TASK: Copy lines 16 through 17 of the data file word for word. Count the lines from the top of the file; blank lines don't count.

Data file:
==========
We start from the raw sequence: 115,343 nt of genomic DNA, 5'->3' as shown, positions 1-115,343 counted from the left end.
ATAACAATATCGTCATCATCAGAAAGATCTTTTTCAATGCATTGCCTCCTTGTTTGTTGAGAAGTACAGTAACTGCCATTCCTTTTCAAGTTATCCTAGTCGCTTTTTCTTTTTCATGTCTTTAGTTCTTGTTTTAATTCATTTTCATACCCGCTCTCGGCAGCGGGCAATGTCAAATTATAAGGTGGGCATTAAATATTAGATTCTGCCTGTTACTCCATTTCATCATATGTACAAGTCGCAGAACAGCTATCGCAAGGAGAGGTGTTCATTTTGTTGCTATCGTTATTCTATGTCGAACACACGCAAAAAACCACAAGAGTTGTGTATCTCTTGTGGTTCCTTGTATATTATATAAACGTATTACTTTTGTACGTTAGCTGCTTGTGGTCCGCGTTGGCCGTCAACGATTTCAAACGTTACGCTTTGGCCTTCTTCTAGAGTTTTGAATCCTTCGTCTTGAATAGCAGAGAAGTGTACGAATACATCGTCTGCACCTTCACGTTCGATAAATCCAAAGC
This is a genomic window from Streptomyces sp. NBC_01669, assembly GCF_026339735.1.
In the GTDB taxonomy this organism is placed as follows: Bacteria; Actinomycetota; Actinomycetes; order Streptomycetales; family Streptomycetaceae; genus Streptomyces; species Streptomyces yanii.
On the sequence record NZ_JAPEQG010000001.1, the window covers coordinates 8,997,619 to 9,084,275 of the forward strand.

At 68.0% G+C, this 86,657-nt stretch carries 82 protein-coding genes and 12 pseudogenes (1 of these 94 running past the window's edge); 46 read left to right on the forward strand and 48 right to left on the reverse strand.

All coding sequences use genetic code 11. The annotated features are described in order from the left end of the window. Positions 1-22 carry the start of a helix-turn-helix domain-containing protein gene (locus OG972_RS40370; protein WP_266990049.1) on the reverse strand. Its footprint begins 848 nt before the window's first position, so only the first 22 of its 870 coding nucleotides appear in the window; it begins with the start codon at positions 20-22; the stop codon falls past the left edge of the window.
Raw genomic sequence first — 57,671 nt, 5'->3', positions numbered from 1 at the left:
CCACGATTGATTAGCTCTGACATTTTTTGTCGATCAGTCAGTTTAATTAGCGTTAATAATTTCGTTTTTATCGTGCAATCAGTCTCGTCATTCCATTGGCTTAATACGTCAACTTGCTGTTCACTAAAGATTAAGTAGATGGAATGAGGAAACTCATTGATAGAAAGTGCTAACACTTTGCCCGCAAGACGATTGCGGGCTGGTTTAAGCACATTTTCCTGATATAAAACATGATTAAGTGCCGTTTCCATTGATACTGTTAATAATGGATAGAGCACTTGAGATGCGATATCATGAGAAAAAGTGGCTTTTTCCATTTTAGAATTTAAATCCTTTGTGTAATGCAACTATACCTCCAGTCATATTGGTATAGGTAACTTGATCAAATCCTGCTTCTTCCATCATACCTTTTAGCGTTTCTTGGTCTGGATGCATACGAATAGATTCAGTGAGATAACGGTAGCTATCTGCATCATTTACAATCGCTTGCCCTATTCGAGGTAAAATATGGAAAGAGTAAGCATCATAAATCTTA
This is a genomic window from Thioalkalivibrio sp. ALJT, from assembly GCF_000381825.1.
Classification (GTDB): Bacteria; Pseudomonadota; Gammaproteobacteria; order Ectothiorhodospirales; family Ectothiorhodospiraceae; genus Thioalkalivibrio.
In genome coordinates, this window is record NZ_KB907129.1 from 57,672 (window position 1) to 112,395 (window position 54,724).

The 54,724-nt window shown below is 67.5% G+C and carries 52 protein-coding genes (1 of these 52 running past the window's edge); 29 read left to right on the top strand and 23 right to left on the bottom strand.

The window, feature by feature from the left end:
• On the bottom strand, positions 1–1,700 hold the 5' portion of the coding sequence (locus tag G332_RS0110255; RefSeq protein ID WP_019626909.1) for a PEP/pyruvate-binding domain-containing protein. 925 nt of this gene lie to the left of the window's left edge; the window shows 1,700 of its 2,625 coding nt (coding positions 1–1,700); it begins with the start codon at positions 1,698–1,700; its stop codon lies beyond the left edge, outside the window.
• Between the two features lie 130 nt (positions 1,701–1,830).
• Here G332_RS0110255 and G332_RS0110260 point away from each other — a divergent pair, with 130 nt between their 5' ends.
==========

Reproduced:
• Between the two features lie 130 nt (positions 1,701–1,830).
• Here G332_RS0110255 and G332_RS0110260 point away from each other — a divergent pair, with 130 nt between their 5' ends.